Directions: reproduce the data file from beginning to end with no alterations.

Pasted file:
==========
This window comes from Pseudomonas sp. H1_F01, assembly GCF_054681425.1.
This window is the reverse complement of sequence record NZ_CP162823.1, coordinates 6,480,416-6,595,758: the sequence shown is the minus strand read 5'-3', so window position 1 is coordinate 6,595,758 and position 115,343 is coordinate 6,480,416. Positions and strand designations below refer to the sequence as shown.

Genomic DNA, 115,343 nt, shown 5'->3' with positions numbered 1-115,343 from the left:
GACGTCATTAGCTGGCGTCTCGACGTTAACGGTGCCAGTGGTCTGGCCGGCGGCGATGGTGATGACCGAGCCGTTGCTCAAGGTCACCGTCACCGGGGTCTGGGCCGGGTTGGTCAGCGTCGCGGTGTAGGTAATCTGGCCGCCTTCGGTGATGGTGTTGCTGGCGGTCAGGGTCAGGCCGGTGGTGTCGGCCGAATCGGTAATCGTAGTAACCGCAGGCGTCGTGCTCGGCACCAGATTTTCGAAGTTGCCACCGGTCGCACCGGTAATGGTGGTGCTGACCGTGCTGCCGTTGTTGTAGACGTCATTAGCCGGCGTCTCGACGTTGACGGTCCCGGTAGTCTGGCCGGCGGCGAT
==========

This window comes from Pseudomonas sp. H1_F01, assembly GCF_054681425.1.
This window is the reverse complement of sequence record NZ_CP162823.1, coordinates 6,480,416-6,595,758: the sequence shown is the minus strand read 5'-3', so window position 1 is coordinate 6,595,758 and position 115,343 is coordinate 6,480,416. Positions and strand designations below refer to the sequence as shown.

Genomic DNA, 115,343 nt, shown 5'->3' with positions numbered 1-115,343 from the left:
GACGTCATTAGCTGGCGTCTCGACGTTAACGGTGCCAGTGGTCTGGCCGGCGGCGATGGTGATGACCGAGCCGTTGCTCAAGGTCACCGTCACCGGGGTCTGGGCCGGGTTGGTCAGCGTCGCGGTGTAGGTAATCTGGCCGCCTTCGGTGATGGTGTTGCTGGCGGTCAGGGTCAGGCCGGTGGTGTCGGCCGAATCGGTAATCGTAGTAACCGCAGGCGTCGTGCTCGGCACCAGATTTTCGAAGTTGCCACCGGTCGCACCGGTAATGGTGGTGCTGACCGTGCTGCCGTTGTTGTAGACGTCATTAGCCGGCGTCTCGACGTTGACGGTCCCGGTAGTCTGGCCGGCGGCGAT